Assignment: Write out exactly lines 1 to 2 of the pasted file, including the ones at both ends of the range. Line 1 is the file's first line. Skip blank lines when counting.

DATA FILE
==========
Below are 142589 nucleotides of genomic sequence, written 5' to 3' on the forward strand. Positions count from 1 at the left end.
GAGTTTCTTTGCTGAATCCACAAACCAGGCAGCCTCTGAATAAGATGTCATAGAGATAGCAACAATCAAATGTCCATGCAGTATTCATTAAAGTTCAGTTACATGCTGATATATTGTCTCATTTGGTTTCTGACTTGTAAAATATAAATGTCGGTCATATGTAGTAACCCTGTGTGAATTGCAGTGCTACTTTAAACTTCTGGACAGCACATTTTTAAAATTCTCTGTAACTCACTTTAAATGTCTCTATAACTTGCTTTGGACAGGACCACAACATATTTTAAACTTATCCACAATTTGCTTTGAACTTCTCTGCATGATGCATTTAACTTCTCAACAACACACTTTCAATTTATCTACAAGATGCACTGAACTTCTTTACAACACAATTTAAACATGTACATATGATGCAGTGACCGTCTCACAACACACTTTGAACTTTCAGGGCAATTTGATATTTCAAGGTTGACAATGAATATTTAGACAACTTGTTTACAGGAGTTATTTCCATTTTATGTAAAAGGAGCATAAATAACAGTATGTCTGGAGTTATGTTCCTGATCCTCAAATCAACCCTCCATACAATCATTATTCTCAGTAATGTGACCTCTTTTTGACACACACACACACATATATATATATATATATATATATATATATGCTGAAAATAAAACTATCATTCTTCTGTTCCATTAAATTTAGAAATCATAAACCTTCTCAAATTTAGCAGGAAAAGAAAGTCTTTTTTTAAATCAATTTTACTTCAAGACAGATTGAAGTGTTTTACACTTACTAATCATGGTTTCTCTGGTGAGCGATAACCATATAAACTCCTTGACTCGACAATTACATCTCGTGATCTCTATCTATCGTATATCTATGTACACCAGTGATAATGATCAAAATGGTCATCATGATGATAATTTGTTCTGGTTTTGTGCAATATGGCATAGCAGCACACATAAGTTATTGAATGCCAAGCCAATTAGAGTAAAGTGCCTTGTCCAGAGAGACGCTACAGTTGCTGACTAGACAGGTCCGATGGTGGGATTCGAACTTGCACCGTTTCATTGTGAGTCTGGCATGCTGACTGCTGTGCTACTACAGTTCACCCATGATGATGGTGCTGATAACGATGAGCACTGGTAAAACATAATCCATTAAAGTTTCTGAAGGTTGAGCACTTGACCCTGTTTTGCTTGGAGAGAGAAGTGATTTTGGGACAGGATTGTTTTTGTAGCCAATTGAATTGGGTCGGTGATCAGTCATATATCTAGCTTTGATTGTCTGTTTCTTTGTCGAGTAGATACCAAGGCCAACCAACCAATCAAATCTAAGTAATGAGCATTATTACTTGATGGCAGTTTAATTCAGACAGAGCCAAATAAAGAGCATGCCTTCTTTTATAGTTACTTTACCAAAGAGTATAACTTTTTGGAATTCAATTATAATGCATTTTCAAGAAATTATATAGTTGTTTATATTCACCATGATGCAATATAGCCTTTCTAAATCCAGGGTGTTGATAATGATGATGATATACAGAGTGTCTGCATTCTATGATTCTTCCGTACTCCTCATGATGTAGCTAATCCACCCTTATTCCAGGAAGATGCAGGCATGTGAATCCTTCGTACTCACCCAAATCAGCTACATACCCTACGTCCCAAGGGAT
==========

Below are 142589 nucleotides of genomic sequence, written 5' to 3' on the forward strand. Positions count from 1 at the left end.
GAGTTTCTTTGCTGAATCCACAAACCAGGCAGCCTCTGAATAAGATGTCATAGAGATAGCAACAATCAAATGTCCATGCAGTATTCATTAAAGTTCAGTTACATGCTGATATATTGTCTCATTTGGTTTCTGACTTGTAAAATATAAATGTCGGTCATATGTAGTAACCCTGTGTGAATTGCAGTGCTACTTTAAACTTCTGGACAGCACATTTTTAAAATTCTCTGTAACTCACTTTAAATGTCTCTATAACTTGCTTTGGACAGGACCACAACATATTTTAAACTTATCCACAATTTGCTTTGAACTTCTCTGCATGATGCATTTAACTTCTCAACAACACACTTTCAATTTATCTACAAGATGCACTGAACTTCTTTACAACACAATTTAAACATGTACATATGATGCAGTGACCGTCTCACAACACACTTTGAACTTTCAGGGCAATTTGATATTTCAAGGTTGACAATGAATATTTAGACAACTTGTTTACAGGAGTTATTTCCATTTTATGTAAAAGGAGCATAAATAACAGTATGTCTGGAGTTATGTTCCTGATCCTCAAATCAACCCTCCATACAATCATTATTCTCAGTAATGTGACCTCTTTTTGACACACACACACACATATATATATATATATATATATATATATATGCTGAAAATAAAACTATCATTCTTCTGTTCCATTAAATTTAGAAATCATAAACCTTCTCAAATTTAGCAGGAAAAGAAAGTCTTTTTTTAAATCAATTTTACTTCAAGACAGATTGAAGTGTTTTACACTTACTAATCATGGTTTCTCTGGTGAGCGATAACCATATAAACTCCTTGACTCGACAATTACATCTCGTGATCTCTATCTATCGTATATCTATGTACACCAGTGATAATGATCAAAATGGTCATCATGATGATAATTTGTTCTGGTTTTGTGCAATATGGCATAGCAGCACACATAAGTTATTGAATGCCAAGCCAATTAGAGTAAAGTGCCTTGTCCAGAGAGACGCTACAGTTGCTGACTAGACAGGTCCGATGGTGGGATTCGAACTTGCACCGTTTCATTGTGAGTCTGGCATGCTGACTGCTGTGCTACTACAGTTCACCCATGATGATGGTGCTGATAACGATGAGCACTGGTAAAACATAATCCATTAAAGTTTCTGAAGGTTGAGCACTTGACCCTGTTTTGCTTGGAGAGAGAAGTGATTTTGGGACAGGATTGTTTTTGTAGCCAATTGAATTGGGTCGGTGATCAGTCATATATCTAGCTTTGATTGTCTGTTTCTTTGTCGAGTAGATACCAAGGCCAACCAACCAATCAAATCTAAGTAATGAGCATTATTACTTGATGGCAGTTTAATTCAGACAGAGCCAAATAAAGAGCATGCCTTCTTTTATAGTTACTTTACCAAAGAGTATAACTTTTTGGAATTCAATTATAATGCATTTTCAAGAAATTATATAGTTGTTTATATTCACCATGATGCAATATAGCCTTTCTAAATCCAGGGTGTTGATAATGATGATGATATACAGAGTGTCTGCATTCTATGATTCTTCCGTACTCCTCATGATGTAGCTAATCCACCCTTATTCCAGGAAGATGCAGGCATGTGAATCCTTCGTACTCACCCAAATCAGCTACATACCCTACGTCCCAAGGGAT